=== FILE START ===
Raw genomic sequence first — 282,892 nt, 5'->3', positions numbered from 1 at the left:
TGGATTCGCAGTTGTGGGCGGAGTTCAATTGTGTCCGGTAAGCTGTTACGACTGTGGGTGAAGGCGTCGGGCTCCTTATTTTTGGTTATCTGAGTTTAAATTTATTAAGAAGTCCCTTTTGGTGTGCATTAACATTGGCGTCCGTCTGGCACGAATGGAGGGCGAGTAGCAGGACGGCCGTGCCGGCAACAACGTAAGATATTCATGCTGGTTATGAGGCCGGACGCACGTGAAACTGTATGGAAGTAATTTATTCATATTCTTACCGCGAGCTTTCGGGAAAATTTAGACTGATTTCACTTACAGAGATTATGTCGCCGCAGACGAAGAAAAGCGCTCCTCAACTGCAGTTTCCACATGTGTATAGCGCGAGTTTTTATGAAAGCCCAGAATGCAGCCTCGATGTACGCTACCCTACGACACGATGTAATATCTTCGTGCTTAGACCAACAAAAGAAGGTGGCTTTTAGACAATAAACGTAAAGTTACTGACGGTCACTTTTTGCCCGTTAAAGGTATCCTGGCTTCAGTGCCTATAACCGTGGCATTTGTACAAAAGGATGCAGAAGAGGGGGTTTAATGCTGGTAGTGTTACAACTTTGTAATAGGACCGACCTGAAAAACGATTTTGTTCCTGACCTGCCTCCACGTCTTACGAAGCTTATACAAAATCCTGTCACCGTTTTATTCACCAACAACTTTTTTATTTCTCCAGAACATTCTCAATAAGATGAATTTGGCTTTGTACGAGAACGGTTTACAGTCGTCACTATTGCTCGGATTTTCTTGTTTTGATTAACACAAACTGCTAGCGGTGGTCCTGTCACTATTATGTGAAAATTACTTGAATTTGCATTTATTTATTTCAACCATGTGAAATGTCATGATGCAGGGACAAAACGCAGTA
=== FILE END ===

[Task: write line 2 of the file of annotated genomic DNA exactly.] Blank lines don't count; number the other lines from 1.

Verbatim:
TGGATTCGCAGTTGTGGGCGGAGTTCAATTGTGTCCGGTAAGCTGTTACGACTGTGGGTGAAGGCGTCGGGCTCCTTATTTTTGGTTATCTGAGTTTAAATTTATTAAGAAGTCCCTTTTGGTGTGCATTAACATTGGCGTCCGTCTGGCACGAATGGAGGGCGAGTAGCAGGACGGCCGTGCCGGCAACAACGTAAGATATTCATGCTGGTTATGAGGCCGGACGCACGTGAAACTGTATGGAAGTAATTTATTCATATTCTTACCGCGAGCTTTCGGGAAAATTTAGACTGATTTCACTTACAGAGATTATGTCGCCGCAGACGAAGAAAAGCGCTCCTCAACTGCAGTTTCCACATGTGTATAGCGCGAGTTTTTATGAAAGCCCAGAATGCAGCCTCGATGTACGCTACCCTACGACACGATGTAATATCTTCGTGCTTAGACCAACAAAAGAAGGTGGCTTTTAGACAATAAACGTAAAGTTACTGACGGTCACTTTTTGCCCGTTAAAGGTATCCTGGCTTCAGTGCCTATAACCGTGGCATTTGTACAAAAGGATGCAGAAGAGGGGGTTTAATGCTGGTAGTGTTACAACTTTGTAATAGGACCGACCTGAAAAACGATTTTGTTCCTGACCTGCCTCCACGTCTTACGAAGCTTATACAAAATCCTGTCACCGTTTTATTCACCAACAACTTTTTTATTTCTCCAGAACATTCTCAATAAGATGAATTTGGCTTTGTACGAGAACGGTTTACAGTCGTCACTATTGCTCGGATTTTCTTGTTTTGATTAACACAAACTGCTAGCGGTGGTCCTGTCACTATTATGTGAAAATTACTTGAATTTGCATTTATTTATTTCAACCATGTGAAATGTCATGATGCAGGGACAAAACGCAGTA